If money is really tight and you have a mortgage, ask your mortgage lender if they might be able to give you a payment holiday while you get back on track. It means you don’t have to make any mortgage payments, normally for between one and six months. Be aware that your mortgage payments will go up after your payment holiday as the unpaid interest is added to your loan.

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Looking to discuss your mortgage options? Rest Less members can book a free mortgage consultation from Fidelius. Speak with a qualified, FCA-regulated, independent mortgage adviser you can trust. Rated 4.7/5 on VouchedFor from over 1,000 reviews.

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Organise your finances to suit you

Paying for car and household insurance in one go often means you get the better deal but if your finances are stretched, it may make more sense to pay monthly. Some insurers charge a high rate of interest on monthly payments, but others don’t charge anything at all, so check when your policies are next up for renewal and shop around to see if you can reduce costs.

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Don’t switch banks

Your credit score will suffer if you’re not in work, and can be affected even if you change your job. That means now is probably not the best time to make other major changes (such as switching your current account to a different bank) as that could also harm your credit score.

Team up with others in the same boat for support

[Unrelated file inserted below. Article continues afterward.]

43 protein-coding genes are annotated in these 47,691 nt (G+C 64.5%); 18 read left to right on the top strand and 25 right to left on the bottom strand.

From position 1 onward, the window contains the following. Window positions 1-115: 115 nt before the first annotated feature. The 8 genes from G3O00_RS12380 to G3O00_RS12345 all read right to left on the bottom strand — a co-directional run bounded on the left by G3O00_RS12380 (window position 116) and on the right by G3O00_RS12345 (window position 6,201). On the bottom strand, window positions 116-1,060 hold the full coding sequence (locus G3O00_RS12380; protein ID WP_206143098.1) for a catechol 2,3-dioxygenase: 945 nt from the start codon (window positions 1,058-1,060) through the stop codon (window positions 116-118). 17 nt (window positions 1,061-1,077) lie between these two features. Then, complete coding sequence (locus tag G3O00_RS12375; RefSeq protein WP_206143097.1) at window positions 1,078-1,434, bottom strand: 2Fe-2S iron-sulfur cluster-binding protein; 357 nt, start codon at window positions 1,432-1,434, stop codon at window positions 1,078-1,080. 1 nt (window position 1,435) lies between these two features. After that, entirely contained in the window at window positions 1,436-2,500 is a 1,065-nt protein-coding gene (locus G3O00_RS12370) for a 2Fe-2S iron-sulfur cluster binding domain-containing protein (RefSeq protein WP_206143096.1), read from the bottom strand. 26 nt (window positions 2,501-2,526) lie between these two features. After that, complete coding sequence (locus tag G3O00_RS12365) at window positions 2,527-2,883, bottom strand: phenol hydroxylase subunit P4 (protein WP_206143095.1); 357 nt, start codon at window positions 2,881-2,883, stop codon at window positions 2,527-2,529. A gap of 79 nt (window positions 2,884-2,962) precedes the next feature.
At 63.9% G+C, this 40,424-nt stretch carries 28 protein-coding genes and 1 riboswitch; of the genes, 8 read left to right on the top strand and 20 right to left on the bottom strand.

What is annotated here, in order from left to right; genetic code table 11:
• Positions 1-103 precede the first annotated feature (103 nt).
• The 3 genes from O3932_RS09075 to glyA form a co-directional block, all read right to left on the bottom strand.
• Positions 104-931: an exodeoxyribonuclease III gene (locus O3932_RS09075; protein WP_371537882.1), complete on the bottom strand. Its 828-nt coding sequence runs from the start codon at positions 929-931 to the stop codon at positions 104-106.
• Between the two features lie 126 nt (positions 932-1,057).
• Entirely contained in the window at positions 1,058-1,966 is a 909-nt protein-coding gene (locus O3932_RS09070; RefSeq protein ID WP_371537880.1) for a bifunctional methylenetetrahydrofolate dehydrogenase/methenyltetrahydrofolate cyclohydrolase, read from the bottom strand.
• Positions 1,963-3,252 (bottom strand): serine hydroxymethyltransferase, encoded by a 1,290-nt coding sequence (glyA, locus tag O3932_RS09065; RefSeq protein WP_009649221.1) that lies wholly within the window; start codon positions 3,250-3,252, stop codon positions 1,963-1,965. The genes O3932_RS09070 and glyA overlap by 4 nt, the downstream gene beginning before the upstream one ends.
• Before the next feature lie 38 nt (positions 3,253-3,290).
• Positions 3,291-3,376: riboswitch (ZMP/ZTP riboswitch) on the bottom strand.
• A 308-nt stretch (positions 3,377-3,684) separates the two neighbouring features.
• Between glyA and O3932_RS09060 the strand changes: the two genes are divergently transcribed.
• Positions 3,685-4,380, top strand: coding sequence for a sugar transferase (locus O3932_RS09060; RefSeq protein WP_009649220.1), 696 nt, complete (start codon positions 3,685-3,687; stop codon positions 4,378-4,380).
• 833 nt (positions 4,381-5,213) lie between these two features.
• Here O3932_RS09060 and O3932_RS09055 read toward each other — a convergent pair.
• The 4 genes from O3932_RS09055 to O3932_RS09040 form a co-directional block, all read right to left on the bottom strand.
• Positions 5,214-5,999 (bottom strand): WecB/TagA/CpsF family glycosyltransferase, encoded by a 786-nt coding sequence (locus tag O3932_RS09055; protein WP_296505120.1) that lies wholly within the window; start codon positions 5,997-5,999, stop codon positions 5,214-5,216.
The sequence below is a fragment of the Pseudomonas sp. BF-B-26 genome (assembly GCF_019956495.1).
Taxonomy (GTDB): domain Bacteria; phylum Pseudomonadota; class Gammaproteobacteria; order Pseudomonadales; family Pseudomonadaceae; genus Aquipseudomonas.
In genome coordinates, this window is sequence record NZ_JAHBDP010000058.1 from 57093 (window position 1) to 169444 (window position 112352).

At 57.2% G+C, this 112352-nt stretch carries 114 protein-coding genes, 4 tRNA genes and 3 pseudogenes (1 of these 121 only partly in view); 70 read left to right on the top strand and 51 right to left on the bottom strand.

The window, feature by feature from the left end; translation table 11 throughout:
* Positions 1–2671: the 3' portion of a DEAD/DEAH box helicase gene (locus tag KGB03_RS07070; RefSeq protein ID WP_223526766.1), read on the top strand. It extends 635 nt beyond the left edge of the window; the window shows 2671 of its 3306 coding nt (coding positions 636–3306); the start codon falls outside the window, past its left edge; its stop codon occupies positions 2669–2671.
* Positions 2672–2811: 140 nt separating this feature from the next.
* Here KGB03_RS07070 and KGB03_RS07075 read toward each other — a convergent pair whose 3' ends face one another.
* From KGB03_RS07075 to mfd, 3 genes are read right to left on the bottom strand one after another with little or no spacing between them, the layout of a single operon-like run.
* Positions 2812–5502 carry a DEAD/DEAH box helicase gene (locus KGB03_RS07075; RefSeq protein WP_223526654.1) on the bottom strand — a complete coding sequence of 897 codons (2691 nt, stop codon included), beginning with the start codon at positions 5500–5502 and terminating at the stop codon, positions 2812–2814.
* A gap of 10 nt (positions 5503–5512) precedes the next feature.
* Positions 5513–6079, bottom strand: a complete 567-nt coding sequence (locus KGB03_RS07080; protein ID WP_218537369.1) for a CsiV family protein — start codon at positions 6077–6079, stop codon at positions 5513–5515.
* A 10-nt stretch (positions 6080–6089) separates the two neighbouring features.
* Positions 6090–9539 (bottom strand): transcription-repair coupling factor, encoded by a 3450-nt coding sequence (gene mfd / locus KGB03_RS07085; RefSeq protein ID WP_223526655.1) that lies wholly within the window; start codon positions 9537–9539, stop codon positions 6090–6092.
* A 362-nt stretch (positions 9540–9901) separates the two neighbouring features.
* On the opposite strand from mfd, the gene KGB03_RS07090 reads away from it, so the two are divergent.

If you’re worried about spending money socialising, team up with a friend who’s also on a budget. It may be someone who’s also lost their job, or who has recently retired. It’s easier to say no to things or that you can only afford to spend a certain amount if you’re not on your own.

Make the most of cashback and discount voucher sites

Don’t spend money just to get a discount or cashback, but you may as well make your money go as far as you can by using cashback sites and voucher codes whenever you’re shopping. Learn more about how these work in our guide Cashback websites: how to earn money when you shop online.

See if you can claim on payment protection insurance

Dig out your loan agreements or bank statements to see if you’ve signed up to any payment protection policies. This type of policy can be expensive and they are now rarely sold due to the fact many were previously mis-sold, but if you do have one, now is the time to use it.

Check whether you’re entitled to any benefits

If your redundancy money is running out, or you only received a small payout and are struggling to copy financially, it’s worth seeing whether you might be eligible to claim any benefits. Charity Turn2Us, for example, can help you understand what benefits you’re entitled to through their Benefits Calculator and any additional support they might be eligible for through their Grants Search. Entitledto also provides a benefits calculator that is free to use and can help you discover which benefits you might be able to claim. Find out more in our article on Five free sources of help if you’re making a benefits claim.